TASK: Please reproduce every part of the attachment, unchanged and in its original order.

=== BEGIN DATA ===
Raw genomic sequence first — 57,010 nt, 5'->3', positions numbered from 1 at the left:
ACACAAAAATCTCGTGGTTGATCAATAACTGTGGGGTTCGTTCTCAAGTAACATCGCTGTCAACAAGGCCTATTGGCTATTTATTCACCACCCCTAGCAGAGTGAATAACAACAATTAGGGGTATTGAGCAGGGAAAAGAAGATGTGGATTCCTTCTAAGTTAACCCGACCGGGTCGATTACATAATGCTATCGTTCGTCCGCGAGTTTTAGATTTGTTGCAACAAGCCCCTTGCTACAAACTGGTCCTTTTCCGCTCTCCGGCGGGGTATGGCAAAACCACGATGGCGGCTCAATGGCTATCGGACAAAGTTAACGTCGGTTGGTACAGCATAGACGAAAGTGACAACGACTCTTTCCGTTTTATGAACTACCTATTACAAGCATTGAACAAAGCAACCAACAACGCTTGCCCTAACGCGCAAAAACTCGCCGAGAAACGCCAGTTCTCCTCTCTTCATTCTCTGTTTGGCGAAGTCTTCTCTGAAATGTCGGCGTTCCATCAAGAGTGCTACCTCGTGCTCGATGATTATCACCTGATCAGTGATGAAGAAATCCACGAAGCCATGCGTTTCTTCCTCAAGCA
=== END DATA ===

Raw genomic sequence first — 57,010 nt, 5'->3', positions numbered from 1 at the left:
ACACAAAAATCTCGTGGTTGATCAATAACTGTGGGGTTCGTTCTCAAGTAACATCGCTGTCAACAAGGCCTATTGGCTATTTATTCACCACCCCTAGCAGAGTGAATAACAACAATTAGGGGTATTGAGCAGGGAAAAGAAGATGTGGATTCCTTCTAAGTTAACCCGACCGGGTCGATTACATAATGCTATCGTTCGTCCGCGAGTTTTAGATTTGTTGCAACAAGCCCCTTGCTACAAACTGGTCCTTTTCCGCTCTCCGGCGGGGTATGGCAAAACCACGATGGCGGCTCAATGGCTATCGGACAAAGTTAACGTCGGTTGGTACAGCATAGACGAAAGTGACAACGACTCTTTCCGTTTTATGAACTACCTATTACAAGCATTGAACAAAGCAACCAACAACGCTTGCCCTAACGCGCAAAAACTCGCCGAGAAACGCCAGTTCTCCTCTCTTCATTCTCTGTTTGGCGAAGTCTTCTCTGAAATGTCGGCGTTCCATCAAGAGTGCTACCTCGTGCTCGATGATTATCACCTGATCAGTGATGAAGAAATCCACGAAGCCATGCGTTTCTTCCTCAAGCA